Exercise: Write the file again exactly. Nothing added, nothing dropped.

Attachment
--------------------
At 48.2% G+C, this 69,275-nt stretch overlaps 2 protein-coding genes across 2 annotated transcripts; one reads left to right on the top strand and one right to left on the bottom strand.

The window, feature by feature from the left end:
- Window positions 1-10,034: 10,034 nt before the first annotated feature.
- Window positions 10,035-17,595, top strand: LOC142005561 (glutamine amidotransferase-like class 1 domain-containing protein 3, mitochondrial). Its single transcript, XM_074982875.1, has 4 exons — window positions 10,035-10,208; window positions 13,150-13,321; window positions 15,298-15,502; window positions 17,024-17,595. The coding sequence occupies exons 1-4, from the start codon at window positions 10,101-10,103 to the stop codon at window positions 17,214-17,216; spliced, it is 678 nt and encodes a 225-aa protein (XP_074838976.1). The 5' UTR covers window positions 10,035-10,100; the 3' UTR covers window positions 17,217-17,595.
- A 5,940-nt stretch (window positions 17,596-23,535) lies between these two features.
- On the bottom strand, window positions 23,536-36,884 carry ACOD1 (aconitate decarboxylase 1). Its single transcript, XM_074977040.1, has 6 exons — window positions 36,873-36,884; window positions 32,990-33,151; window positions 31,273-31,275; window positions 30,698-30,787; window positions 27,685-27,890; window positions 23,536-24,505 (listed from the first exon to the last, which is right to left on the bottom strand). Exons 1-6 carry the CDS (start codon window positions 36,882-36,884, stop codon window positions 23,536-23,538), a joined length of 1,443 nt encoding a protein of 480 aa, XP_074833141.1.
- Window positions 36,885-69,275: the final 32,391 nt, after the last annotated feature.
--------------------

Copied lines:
At 48.2% G+C, this 69,275-nt stretch overlaps 2 protein-coding genes across 2 annotated transcripts; one reads left to right on the top strand and one right to left on the bottom strand.

The window, feature by feature from the left end:
- Window positions 1-10,034: 10,034 nt before the first annotated feature.
- Window positions 10,035-17,595, top strand: LOC142005561 (glutamine amidotransferase-like class 1 domain-containing protein 3, mitochondrial). Its single transcript, XM_074982875.1, has 4 exons — window positions 10,035-10,208; window positions 13,150-13,321; window positions 15,298-15,502; window positions 17,024-17,595. The coding sequence occupies exons 1-4, from the start codon at window positions 10,101-10,103 to the stop codon at window positions 17,214-17,216; spliced, it is 678 nt and encodes a 225-aa protein (XP_074838976.1). The 5' UTR covers window positions 10,035-10,100; the 3' UTR covers window positions 17,217-17,595.
- A 5,940-nt stretch (window positions 17,596-23,535) lies between these two features.
- On the bottom strand, window positions 23,536-36,884 carry ACOD1 (aconitate decarboxylase 1). Its single transcript, XM_074977040.1, has 6 exons — window positions 36,873-36,884; window positions 32,990-33,151; window positions 31,273-31,275; window positions 30,698-30,787; window positions 27,685-27,890; window positions 23,536-24,505 (listed from the first exon to the last, which is right to left on the bottom strand). Exons 1-6 carry the CDS (start codon window positions 36,882-36,884, stop codon window positions 23,536-23,538), a joined length of 1,443 nt encoding a protein of 480 aa, XP_074833141.1.
- Window positions 36,885-69,275: the final 32,391 nt, after the last annotated feature.